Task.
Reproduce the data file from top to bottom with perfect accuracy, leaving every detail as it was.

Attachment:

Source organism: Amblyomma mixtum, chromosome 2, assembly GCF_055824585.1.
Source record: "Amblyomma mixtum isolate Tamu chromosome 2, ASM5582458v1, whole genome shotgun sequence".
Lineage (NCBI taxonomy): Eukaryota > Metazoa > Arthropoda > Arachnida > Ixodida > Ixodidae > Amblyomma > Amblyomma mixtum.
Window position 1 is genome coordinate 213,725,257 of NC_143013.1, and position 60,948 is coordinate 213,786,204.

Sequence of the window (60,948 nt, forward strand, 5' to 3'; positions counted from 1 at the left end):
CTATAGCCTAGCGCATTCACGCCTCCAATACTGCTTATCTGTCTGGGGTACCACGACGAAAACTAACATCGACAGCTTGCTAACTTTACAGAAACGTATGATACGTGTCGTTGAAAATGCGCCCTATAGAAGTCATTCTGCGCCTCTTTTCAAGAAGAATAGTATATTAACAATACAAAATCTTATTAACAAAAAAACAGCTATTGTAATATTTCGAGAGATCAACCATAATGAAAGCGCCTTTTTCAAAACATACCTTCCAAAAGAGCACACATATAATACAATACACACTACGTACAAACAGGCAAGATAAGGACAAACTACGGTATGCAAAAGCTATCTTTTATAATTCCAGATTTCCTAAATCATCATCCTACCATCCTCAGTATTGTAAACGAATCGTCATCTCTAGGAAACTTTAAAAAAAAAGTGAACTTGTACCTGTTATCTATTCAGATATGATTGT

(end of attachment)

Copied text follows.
Source organism: Amblyomma mixtum, chromosome 2, assembly GCF_055824585.1.
Source record: "Amblyomma mixtum isolate Tamu chromosome 2, ASM5582458v1, whole genome shotgun sequence".
Lineage (NCBI taxonomy): Eukaryota > Metazoa > Arthropoda > Arachnida > Ixodida > Ixodidae > Amblyomma > Amblyomma mixtum.
Window position 1 is genome coordinate 213,725,257 of NC_143013.1, and position 60,948 is coordinate 213,786,204.

Sequence of the window (60,948 nt, forward strand, 5' to 3'; positions counted from 1 at the left end):
CTATAGCCTAGCGCATTCACGCCTCCAATACTGCTTATCTGTCTGGGGTACCACGACGAAAACTAACATCGACAGCTTGCTAACTTTACAGAAACGTATGATACGTGTCGTTGAAAATGCGCCCTATAGAAGTCATTCTGCGCCTCTTTTCAAGAAGAATAGTATATTAACAATACAAAATCTTATTAACAAAAAAACAGCTATTGTAATATTTCGAGAGATCAACCATAATGAAAGCGCCTTTTTCAAAACATACCTTCCAAAAGAGCACACATATAATACAATACACACTACGTACAAACAGGCAAGATAAGGACAAACTACGGTATGCAAAAGCTATCTTTTATAATTCCAGATTTCCTAAATCATCATCCTACCATCCTCAGTATTGTAAACGAATCGTCATCTCTAGGAAACTTTAAAAAAAAAGTGAACTTGTACCTGTTATCTATTCAGATATGATTGT